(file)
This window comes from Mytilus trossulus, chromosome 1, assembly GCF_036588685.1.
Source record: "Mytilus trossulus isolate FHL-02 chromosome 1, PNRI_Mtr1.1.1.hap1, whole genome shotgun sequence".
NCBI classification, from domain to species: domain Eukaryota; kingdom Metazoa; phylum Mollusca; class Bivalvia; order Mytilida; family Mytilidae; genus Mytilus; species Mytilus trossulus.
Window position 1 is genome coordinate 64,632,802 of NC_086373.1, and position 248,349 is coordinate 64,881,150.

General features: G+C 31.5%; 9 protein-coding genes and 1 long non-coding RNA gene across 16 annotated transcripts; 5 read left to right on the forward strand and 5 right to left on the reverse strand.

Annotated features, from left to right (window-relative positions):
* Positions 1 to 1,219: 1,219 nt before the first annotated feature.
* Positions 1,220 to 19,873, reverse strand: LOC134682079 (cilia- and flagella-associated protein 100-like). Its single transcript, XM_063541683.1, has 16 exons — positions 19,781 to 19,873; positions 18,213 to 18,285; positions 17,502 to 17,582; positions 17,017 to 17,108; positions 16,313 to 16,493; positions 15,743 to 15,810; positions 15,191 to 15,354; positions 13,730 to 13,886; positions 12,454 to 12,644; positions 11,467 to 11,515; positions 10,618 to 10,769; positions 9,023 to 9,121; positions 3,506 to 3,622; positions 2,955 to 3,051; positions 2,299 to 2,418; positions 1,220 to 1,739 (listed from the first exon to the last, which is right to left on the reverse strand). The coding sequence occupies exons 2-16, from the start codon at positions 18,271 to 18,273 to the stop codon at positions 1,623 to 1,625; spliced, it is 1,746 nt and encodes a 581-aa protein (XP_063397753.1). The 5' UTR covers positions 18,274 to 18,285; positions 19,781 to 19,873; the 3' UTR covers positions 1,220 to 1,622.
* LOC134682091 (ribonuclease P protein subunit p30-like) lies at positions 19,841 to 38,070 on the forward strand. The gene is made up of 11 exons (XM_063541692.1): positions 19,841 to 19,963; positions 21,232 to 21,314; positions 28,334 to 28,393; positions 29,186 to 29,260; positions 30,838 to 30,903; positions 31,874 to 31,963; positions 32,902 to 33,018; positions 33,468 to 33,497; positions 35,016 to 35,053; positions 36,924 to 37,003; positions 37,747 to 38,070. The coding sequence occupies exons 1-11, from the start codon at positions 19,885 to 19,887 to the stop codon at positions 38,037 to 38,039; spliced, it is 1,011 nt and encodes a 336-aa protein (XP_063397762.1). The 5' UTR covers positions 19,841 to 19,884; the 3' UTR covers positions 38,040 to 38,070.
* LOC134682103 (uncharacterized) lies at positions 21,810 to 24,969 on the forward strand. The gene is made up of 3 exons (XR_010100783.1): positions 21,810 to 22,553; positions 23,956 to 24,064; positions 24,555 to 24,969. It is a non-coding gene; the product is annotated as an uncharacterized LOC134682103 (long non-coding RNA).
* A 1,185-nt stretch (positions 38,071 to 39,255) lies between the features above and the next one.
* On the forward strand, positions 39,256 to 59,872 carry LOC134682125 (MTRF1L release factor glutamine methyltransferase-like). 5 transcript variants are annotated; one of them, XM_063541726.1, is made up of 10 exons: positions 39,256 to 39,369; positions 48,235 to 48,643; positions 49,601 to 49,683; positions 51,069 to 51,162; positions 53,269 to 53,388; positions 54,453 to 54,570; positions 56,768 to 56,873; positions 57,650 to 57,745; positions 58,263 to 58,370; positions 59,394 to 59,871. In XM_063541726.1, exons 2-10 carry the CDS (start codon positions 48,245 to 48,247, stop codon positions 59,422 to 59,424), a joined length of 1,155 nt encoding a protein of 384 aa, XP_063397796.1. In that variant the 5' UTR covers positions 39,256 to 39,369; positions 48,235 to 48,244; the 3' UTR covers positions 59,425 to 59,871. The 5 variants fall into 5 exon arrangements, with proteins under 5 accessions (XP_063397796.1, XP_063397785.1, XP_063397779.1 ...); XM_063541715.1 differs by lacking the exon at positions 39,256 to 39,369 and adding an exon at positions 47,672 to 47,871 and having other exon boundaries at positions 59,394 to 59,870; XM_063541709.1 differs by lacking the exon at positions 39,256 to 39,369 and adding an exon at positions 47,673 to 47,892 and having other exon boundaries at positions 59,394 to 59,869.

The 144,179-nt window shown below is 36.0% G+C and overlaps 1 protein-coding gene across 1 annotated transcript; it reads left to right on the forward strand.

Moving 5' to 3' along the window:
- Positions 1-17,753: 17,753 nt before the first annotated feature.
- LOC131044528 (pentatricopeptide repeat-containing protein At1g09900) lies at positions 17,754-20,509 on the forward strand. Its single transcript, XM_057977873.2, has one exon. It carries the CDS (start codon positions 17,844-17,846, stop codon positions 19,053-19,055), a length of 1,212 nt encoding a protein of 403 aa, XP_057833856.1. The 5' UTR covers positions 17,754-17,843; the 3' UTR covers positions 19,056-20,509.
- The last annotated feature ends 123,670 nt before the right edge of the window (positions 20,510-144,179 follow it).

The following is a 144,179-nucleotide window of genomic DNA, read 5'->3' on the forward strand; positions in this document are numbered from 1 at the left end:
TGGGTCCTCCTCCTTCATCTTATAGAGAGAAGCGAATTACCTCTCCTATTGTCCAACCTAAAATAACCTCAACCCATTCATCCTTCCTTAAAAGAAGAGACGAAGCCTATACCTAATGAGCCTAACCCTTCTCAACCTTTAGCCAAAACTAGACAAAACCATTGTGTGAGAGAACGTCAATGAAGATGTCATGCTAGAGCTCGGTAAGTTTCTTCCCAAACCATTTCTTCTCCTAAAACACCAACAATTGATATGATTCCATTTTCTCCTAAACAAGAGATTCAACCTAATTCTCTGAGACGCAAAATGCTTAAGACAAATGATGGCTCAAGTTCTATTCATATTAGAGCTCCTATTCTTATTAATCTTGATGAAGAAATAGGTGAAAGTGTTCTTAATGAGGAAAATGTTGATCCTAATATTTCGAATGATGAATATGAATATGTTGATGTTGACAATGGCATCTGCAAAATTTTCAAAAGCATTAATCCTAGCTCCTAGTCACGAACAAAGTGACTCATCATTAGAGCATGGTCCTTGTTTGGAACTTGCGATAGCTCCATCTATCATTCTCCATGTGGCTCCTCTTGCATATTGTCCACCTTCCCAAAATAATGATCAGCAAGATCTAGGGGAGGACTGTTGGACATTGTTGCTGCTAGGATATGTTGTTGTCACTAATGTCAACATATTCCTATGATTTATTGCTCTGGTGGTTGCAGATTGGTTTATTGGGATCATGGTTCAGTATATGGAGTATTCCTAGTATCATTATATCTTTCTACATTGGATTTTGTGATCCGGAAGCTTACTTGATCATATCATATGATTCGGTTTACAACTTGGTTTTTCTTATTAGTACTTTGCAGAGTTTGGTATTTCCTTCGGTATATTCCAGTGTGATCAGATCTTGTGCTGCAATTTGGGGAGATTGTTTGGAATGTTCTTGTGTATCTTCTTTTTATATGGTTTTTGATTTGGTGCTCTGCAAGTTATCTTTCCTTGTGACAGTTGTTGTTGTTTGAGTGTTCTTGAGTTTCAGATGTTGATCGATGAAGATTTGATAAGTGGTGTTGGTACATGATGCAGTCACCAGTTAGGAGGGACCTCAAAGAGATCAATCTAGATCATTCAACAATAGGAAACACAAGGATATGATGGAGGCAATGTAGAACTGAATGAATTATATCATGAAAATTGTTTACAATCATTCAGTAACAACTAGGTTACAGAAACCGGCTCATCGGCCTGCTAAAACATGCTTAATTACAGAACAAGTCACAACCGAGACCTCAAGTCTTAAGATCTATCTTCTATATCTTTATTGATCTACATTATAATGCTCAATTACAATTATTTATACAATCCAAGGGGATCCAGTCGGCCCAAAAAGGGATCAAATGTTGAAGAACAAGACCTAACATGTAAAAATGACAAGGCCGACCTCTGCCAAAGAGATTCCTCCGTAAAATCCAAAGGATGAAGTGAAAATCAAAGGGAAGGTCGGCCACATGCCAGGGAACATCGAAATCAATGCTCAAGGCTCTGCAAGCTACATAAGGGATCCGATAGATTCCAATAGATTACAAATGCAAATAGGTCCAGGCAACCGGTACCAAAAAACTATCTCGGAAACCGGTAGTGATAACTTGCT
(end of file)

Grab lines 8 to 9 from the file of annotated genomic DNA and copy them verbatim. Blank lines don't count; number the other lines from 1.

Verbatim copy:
* Positions 1,220 to 19,873, reverse strand: LOC134682079 (cilia- and flagella-associated protein 100-like). Its single transcript, XM_063541683.1, has 16 exons — positions 19,781 to 19,873; positions 18,213 to 18,285; positions 17,502 to 17,582; positions 17,017 to 17,108; positions 16,313 to 16,493; positions 15,743 to 15,810; positions 15,191 to 15,354; positions 13,730 to 13,886; positions 12,454 to 12,644; positions 11,467 to 11,515; positions 10,618 to 10,769; positions 9,023 to 9,121; positions 3,506 to 3,622; positions 2,955 to 3,051; positions 2,299 to 2,418; positions 1,220 to 1,739 (listed from the first exon to the last, which is right to left on the reverse strand). The coding sequence occupies exons 2-16, from the start codon at positions 18,271 to 18,273 to the stop codon at positions 1,623 to 1,625; spliced, it is 1,746 nt and encodes a 581-aa protein (XP_063397753.1). The 5' UTR covers positions 18,274 to 18,285; positions 19,781 to 19,873; the 3' UTR covers positions 1,220 to 1,622.
* LOC134682091 (ribonuclease P protein subunit p30-like) lies at positions 19,841 to 38,070 on the forward strand. The gene is made up of 11 exons (XM_063541692.1): positions 19,841 to 19,963; positions 21,232 to 21,314; positions 28,334 to 28,393; positions 29,186 to 29,260; positions 30,838 to 30,903; positions 31,874 to 31,963; positions 32,902 to 33,018; positions 33,468 to 33,497; positions 35,016 to 35,053; positions 36,924 to 37,003; positions 37,747 to 38,070. The coding sequence occupies exons 1-11, from the start codon at positions 19,885 to 19,887 to the stop codon at positions 38,037 to 38,039; spliced, it is 1,011 nt and encodes a 336-aa protein (XP_063397762.1). The 5' UTR covers positions 19,841 to 19,884; the 3' UTR covers positions 38,040 to 38,070.